Pokémon Ultra Sun and Ultra Moon Review – More of the same

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Nov 23
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It’s only been a year since Pokémon Sun and Moon graced our 3DS systems, giving us the most interesting and daring Pokémon games since the 90s. Sun and Moon genuinely changed a lot; gym battles were gone, badges were gone, even the typical Pokémon League set up was done away with. Pokémon Sun and Moon looked at the games and threw out what they saw as inessential to the Pokémon experience. In a word, they were great.

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Now we have Pokémon Ultra Sun and Ultra Moon, the latest in unnecessarily long and confusing naming conventions. The good news is that everything that made Sun and Moon great is still here, with yet more content to beef up the experience. Unfortunately, most of the additions are minor and don’t really make enough of an impact on the game to make it an essential purchase.

Mantine Surf, for example, is a new minigame you can play while moving between the Alolan Islands. You surf a Mantine on a wave and pull off tricks by leaping from the lip of the wave while building up speed. It’s fun, no doubt about it, but is it an essential feature? Does it improve the game in any way? Really, no. It feels like a fun Easter Egg throwback to the Surfing Pikachu game from Pokémon Yellow, but it doesn’t impact the overall game experience.

Honestly, all of Pokémon Ultra Sun and Ultra Moon ’s new content feels like that. Nice, but immaterial. Totem Stickers litter the world and you can collect them to eventually be able to use your own, massive Totem Pokémon – those are the larger boss monsters you fight at the end of Island Trials. It’s nice that Totem Pokémon have been given more purpose, but it feels so minor, almost as if the developers were running out of ideas for what to add next.

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Luckily, returning players will find that Trials have been remixed slightly in Pokémon Ultra Sun and Ultra Moon, and there’s an all-new Trial to take part in. As always, these trials aren’t exactly that long or necessarily that challenging, but they’re fun, and make a nice change of pace in comparison to the traditional gym battles that Pokémon have been throwing at us for nearly twenty years.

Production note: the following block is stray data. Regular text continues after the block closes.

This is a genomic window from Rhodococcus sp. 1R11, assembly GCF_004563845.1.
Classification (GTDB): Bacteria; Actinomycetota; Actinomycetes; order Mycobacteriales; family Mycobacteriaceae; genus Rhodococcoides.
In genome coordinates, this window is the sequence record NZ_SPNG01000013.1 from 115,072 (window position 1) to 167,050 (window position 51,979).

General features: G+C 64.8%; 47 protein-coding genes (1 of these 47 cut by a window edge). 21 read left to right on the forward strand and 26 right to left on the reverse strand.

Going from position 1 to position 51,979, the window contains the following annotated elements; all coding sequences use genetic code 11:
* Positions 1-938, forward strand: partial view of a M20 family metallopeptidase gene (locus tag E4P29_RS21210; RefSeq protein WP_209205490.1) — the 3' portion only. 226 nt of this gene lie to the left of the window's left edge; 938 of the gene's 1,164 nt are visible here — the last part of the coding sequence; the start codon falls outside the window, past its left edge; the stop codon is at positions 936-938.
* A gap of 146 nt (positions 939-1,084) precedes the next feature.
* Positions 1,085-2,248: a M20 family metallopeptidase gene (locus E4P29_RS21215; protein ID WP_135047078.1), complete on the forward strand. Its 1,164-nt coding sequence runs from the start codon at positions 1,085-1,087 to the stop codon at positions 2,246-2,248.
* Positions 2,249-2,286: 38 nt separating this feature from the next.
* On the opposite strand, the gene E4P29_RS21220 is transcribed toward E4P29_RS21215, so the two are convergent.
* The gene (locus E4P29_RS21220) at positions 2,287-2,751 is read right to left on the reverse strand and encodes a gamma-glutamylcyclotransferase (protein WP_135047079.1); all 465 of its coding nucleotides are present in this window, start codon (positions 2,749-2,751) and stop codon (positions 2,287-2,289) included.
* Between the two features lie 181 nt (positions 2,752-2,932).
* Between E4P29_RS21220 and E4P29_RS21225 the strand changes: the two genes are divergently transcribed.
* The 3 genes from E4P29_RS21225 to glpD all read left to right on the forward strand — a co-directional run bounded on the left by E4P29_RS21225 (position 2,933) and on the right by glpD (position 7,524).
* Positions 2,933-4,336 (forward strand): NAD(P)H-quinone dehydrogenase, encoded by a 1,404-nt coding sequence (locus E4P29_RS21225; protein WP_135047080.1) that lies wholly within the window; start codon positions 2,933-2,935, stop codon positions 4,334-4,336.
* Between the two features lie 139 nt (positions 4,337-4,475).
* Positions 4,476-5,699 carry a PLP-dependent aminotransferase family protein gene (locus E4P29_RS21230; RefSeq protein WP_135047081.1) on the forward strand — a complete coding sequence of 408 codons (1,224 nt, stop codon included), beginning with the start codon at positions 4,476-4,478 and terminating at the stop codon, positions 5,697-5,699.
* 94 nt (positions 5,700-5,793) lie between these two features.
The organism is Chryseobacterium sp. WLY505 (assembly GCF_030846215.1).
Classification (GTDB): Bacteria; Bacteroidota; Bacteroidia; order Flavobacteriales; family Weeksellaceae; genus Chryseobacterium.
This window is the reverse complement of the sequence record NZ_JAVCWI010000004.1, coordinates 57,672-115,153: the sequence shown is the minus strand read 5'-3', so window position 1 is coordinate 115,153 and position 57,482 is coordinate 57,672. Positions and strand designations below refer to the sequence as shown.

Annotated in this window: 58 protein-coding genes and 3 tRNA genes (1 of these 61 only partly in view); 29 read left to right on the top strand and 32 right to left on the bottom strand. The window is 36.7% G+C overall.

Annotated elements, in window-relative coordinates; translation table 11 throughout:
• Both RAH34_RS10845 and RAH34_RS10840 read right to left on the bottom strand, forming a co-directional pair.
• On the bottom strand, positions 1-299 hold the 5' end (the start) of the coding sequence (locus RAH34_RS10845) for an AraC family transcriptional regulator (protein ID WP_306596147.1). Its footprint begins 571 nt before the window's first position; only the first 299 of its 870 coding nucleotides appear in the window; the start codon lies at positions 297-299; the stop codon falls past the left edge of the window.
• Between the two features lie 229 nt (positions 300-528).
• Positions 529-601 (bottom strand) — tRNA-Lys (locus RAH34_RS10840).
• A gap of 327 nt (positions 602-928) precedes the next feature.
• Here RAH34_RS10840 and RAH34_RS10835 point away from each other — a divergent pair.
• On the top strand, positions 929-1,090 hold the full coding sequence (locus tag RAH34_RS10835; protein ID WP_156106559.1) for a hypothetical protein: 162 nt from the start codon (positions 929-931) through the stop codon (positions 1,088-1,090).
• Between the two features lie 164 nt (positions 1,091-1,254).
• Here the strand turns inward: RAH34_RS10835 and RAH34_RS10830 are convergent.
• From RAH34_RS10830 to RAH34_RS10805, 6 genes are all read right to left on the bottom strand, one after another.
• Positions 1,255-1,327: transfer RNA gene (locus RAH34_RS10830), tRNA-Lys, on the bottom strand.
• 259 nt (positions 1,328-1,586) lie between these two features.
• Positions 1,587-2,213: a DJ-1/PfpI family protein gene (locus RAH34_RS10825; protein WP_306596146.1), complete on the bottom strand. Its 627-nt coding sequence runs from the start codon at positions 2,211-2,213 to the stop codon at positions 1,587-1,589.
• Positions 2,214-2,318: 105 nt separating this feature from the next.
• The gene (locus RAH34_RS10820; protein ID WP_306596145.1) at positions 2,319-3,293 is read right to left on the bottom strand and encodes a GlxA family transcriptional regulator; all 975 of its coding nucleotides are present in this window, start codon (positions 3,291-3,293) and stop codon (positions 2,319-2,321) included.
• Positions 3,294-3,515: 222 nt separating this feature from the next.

Two of the biggest new additions though have to be Team Rainbow Rocket, and the added story emphasis on Necrozma, one of the legendaries from Sun and Moon. The new content makes Sun and Moon feel even more like an epic JRPG, where the fate of the world hangs in the balance. Couple those with new Ultra Beasts and the new Ultra Wormhole minigame, and it’s positively dripping with extras and new stuff to do.

Outside of the new stuff, yep, this is Pokémon Sun and Moon, through and through, which means this is still the most refreshing and interesting Pokémon adventure to be released in the last ten years. The stakes feel higher, the story feels truly epic, and like in a long, traditional JRPG story, you’re the one that stands between the world spinning on its axis or ending altogether.

But the most concerning thing here is that, even though I’m giving Pokémon Ultra Sun and Ultra Moon a ringing endorsement, it’s hard to recommend these games to anyone that actually played Sun and Moon, unless they truly loved them, and are willing to play the same game again. Yes, it’s a new title, and they are the definitive versions of this generation’s Pokémon games, but it is still Sun and Moon. To get the most out of these games, you have to play essentially the same game you did last year – and for that reason, I can only really say you should play them if you’re either desperate for more Alolan adventures, or you haven’t yet experienced Sun and Moon. If you’ve been there, done that, then what exactly is bringing you back this time?

Review code provided by the publisher. You may purchase the game on Amazon.

8.5

Pokémon Ultra Sun and Ultra Moon are the great, wonderful entries into the Pokémon franchise that were released last year, but with more. Just to access that more, you’ll need to play the entire game again. In the modern day, this sort of update could’ve, and probably should’ve, been released as a DLC update for owners of the original game, honestly. Nevertheless, if you’ve not played Pokémon Sun and Moon, you owe it to yourself to jump in with Ultra Sun or Ultra Moon.

Pros

  • New features for returning players
  • Still the best Pokémon games in years

Cons

  • Questionable value if you played Sun/Moon
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